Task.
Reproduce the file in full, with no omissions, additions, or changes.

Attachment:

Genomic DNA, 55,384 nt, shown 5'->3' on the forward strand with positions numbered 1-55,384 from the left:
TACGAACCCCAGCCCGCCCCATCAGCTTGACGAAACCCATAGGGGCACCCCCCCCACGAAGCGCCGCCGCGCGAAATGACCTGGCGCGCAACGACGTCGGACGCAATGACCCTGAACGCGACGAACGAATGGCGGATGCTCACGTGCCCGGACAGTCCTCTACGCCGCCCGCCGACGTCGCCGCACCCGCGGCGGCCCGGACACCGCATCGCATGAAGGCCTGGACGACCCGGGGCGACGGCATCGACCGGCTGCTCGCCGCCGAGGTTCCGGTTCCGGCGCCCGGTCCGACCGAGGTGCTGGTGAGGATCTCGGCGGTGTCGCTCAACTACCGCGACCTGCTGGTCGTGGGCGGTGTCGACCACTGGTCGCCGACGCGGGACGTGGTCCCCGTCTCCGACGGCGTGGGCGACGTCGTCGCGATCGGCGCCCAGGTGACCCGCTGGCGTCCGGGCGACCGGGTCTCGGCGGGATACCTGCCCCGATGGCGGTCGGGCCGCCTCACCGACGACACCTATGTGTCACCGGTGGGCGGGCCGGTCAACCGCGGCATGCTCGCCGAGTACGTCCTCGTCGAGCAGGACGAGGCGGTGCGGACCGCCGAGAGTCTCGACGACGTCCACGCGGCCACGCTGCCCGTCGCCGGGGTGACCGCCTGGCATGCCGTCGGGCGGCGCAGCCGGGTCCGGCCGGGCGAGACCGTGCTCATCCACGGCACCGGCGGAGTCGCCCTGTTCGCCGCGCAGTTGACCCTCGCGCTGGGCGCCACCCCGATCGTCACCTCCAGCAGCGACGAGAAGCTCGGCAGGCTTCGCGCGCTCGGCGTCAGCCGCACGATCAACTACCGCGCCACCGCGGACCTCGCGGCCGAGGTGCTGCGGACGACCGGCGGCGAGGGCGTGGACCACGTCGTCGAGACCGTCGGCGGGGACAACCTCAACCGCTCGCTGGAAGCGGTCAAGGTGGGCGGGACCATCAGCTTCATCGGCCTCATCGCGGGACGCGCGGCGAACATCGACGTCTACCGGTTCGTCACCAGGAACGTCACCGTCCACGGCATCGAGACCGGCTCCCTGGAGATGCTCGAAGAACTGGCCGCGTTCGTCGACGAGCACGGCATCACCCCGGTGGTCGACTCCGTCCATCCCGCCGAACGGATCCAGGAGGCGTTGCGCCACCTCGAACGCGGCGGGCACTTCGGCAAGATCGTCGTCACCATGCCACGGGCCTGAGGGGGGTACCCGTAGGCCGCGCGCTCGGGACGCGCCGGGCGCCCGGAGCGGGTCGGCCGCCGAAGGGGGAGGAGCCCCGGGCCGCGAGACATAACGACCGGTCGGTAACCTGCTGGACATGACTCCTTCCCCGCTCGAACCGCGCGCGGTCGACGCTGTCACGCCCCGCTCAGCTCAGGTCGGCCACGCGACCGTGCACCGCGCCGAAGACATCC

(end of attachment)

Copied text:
Genomic DNA, 55,384 nt, shown 5'->3' on the forward strand with positions numbered 1-55,384 from the left:
TACGAACCCCAGCCCGCCCCATCAGCTTGACGAAACCCATAGGGGCACCCCCCCCACGAAGCGCCGCCGCGCGAAATGACCTGGCGCGCAACGACGTCGGACGCAATGACCCTGAACGCGACGAACGAATGGCGGATGCTCACGTGCCCGGACAGTCCTCTACGCCGCCCGCCGACGTCGCCGCACCCGCGGCGGCCCGGACACCGCATCGCATGAAGGCCTGGACGACCCGGGGCGACGGCATCGACCGGCTGCTCGCCGCCGAGGTTCCGGTTCCGGCGCCCGGTCCGACCGAGGTGCTGGTGAGGATCTCGGCGGTGTCGCTCAACTACCGCGACCTGCTGGTCGTGGGCGGTGTCGACCACTGGTCGCCGACGCGGGACGTGGTCCCCGTCTCCGACGGCGTGGGCGACGTCGTCGCGATCGGCGCCCAGGTGACCCGCTGGCGTCCGGGCGACCGGGTCTCGGCGGGATACCTGCCCCGATGGCGGTCGGGCCGCCTCACCGACGACACCTATGTGTCACCGGTGGGCGGGCCGGTCAACCGCGGCATGCTCGCCGAGTACGTCCTCGTCGAGCAGGACGAGGCGGTGCGGACCGCCGAGAGTCTCGACGACGTCCACGCGGCCACGCTGCCCGTCGCCGGGGTGACCGCCTGGCATGCCGTCGGGCGGCGCAGCCGGGTCCGGCCGGGCGAGACCGTGCTCATCCACGGCACCGGCGGAGTCGCCCTGTTCGCCGCGCAGTTGACCCTCGCGCTGGGCGCCACCCCGATCGTCACCTCCAGCAGCGACGAGAAGCTCGGCAGGCTTCGCGCGCTCGGCGTCAGCCGCACGATCAACTACCGCGCCACCGCGGACCTCGCGGCCGAGGTGCTGCGGACGACCGGCGGCGAGGGCGTGGACCACGTCGTCGAGACCGTCGGCGGGGACAACCTCAACCGCTCGCTGGAAGCGGTCAAGGTGGGCGGGACCATCAGCTTCATCGGCCTCATCGCGGGACGCGCGGCGAACATCGACGTCTACCGGTTCGTCACCAGGAACGTCACCGTCCACGGCATCGAGACCGGCTCCCTGGAGATGCTCGAAGAACTGGCCGCGTTCGTCGACGAGCACGGCATCACCCCGGTGGTCGACTCCGTCCATCCCGCCGAACGGATCCAGGAGGCGTTGCGCCACCTCGAACGCGGCGGGCACTTCGGCAAGATCGTCGTCACCATGCCACGGGCCTGAGGGGGGTACCCGTAGGCCGCGCGCTCGGGACGCGCCGGGCGCCCGGAGCGGGTCGGCCGCCGAAGGGGGAGGAGCCCCGGGCCGCGAGACATAACGACCGGTCGGTAACCTGCTGGACATGACTCCTTCCCCGCTCGAACCGCGCGCGGTCGACGCTGTCACGCCCCGCTCAGCTCAGGTCGGCCACGCGACCGTGCACCGCGCCGAAGACATCC